Nose is lovely. Nice soft oak, with a vinous quality like chardonnay. There's a hint of acidity to it, but it's not the main event. Mostly, it's based around the oak, buttery and smooth, but with aromatic, organic tones. There's also a faint earthiness, possibly due to the yeast, and maybe a hint of phenols which add a slight chemical character.
Taste is also pretty good. In the front, it's very soft—a slight champagne acidity, and a muted oak character that mostly just gives flat wood. Towards the back, there's a bit of gritty yeast, but a fine, tight acidity mostly covers it. Finish is lingering, with a slight mineral character that isn't unpleasant.
Feel is light and crisp, which works well.
It's good, again. I think it's not as complex as the first blend, but it's well-integrated this time, and the softness helps create some consistency.
82 / 100
Bottle purchased from Wildflower direct online. Enjoyed by myself, because fuck you I can enjoy a 750mL bottle of beer by myself if I like. You're not my Mum. Except you probably are, because who else would read these reviews? Sorry Mum, I withdraw my 'fuck you' comment.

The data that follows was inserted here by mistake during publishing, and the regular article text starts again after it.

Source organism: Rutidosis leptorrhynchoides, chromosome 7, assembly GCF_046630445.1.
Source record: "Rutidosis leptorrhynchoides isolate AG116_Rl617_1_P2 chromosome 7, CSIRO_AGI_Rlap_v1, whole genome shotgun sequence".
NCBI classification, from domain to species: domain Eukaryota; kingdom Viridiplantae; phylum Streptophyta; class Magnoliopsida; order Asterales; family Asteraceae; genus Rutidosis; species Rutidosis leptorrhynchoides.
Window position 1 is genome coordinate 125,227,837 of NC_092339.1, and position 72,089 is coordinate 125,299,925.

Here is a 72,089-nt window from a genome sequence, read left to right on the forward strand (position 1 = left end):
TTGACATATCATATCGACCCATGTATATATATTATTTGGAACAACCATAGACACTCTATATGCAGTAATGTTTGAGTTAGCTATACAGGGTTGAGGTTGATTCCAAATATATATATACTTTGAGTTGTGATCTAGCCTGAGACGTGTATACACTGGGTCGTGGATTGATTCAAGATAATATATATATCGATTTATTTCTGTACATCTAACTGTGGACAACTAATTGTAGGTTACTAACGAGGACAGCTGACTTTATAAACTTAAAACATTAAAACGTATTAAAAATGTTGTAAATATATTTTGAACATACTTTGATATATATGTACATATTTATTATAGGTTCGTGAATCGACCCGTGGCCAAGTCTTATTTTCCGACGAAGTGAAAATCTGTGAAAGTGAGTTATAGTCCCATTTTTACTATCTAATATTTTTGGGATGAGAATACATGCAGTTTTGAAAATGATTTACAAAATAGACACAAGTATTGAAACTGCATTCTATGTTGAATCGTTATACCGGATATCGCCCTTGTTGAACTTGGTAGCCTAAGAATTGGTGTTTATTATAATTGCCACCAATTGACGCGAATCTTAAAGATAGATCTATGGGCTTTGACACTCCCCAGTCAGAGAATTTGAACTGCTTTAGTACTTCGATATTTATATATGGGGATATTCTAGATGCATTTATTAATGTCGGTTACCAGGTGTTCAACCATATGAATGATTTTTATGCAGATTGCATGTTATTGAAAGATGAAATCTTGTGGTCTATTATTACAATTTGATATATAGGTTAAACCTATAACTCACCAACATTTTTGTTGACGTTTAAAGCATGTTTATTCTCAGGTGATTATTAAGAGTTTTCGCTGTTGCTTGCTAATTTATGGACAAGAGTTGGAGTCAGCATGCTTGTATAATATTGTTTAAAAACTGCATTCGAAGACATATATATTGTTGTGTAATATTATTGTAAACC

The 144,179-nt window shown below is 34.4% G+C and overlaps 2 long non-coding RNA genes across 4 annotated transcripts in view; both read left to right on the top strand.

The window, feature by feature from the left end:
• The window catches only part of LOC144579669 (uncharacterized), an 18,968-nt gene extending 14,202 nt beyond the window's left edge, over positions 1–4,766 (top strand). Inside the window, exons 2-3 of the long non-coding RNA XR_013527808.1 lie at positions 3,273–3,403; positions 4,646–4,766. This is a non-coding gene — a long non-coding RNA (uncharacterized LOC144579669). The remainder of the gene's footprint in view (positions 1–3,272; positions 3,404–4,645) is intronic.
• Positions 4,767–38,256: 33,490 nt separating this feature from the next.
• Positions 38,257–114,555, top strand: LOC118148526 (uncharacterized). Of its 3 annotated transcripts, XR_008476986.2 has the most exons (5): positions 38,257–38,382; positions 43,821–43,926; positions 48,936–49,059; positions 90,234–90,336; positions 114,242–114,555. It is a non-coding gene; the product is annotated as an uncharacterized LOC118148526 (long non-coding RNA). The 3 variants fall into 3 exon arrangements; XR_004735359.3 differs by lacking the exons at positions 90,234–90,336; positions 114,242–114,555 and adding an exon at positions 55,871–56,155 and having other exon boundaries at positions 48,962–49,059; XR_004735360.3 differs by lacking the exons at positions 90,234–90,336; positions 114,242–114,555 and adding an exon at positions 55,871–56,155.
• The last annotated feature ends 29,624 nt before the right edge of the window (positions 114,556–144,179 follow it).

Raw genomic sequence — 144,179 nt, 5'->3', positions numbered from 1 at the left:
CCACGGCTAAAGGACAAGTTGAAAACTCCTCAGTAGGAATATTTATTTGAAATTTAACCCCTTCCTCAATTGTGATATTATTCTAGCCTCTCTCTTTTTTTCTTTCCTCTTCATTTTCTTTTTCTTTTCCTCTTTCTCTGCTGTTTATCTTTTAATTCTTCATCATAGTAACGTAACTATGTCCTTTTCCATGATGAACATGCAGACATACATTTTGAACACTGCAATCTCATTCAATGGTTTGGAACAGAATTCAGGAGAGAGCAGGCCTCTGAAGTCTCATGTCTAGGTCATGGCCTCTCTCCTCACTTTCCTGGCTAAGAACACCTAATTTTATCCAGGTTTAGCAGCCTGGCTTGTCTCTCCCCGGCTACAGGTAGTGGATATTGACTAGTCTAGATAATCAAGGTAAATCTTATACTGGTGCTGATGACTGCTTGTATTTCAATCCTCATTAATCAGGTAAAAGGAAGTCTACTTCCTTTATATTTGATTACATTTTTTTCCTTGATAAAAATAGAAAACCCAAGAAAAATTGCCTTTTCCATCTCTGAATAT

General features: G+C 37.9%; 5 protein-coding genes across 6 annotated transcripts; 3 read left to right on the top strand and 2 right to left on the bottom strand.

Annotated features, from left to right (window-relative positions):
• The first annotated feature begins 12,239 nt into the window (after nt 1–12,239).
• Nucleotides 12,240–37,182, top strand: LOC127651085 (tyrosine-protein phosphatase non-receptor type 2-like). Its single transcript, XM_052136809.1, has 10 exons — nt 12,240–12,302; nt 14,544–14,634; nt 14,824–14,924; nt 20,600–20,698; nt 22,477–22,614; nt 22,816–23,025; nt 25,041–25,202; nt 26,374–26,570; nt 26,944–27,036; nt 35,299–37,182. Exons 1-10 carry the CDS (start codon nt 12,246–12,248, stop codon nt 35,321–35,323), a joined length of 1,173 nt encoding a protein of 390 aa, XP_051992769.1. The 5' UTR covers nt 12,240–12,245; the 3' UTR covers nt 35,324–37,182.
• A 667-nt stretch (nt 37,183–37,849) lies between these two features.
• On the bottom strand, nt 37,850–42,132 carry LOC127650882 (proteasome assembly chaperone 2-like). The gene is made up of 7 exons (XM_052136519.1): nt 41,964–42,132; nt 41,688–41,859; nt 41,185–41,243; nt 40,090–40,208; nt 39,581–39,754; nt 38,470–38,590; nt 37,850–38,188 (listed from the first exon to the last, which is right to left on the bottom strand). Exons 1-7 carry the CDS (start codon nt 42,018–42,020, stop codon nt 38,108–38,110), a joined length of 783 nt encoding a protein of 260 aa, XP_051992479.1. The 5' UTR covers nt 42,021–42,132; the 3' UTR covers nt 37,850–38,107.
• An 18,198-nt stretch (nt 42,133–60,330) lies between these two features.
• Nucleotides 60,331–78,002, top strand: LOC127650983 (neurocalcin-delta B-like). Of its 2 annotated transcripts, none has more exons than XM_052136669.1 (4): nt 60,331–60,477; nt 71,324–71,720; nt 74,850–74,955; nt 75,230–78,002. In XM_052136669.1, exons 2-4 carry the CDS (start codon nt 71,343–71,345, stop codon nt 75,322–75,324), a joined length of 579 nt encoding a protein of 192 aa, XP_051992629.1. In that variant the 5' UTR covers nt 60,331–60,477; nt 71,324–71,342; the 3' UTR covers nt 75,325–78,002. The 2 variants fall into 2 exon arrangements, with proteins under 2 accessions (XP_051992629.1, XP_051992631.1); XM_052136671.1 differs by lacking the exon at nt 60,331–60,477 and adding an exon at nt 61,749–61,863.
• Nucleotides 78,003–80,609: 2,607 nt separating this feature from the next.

Pours a good rich amber colour, slightly cloudy with off-white head, fluffy and dense and retaining really nicely. Head is clingy and thick. Looks beautiful, kind of expected a bit darker but yeah. Nice.
Smells tart and oaky and wild. Big corporeal whack when I first poured, that evolves into barnyard and dry grassy notes. Big champagne whiff as well, with some crisp green apple and lemon zest. Touch of wood on the back as well. Maybe lacking a kind of body, it smells all acid and cut and doesn't have the grounding behind it. Still an impressive blend.
Taste is lovely. Similar to the nose in the character, but it's much softer than the nose made out. Wild barnyard notes upfront that grow and swell in complexity to the middle where it gets tart, with some distinct oaky notes that gets a bit vinous, some chardonnay on there with a slight gooseberry hint as well. Buttery towards the back, but lingering with a zesty fruit character and a hint of grass and undergrowth. Wonderful.
Distinct pull and pucker from the wild yeasts but there's a decent malt base to stop it being too dry or cutting. Actually feels bigger than it is, at 6%.
Nicely blended so there's plenty of wild notes but none of the rough edges. Really fresh and drinkable. I am very excited to see the next set of blends, where the complexity can go even crazier, especially if it's as nicely controlled as this is.
59 / 100
750ml dark green bottle purchased from the brewery.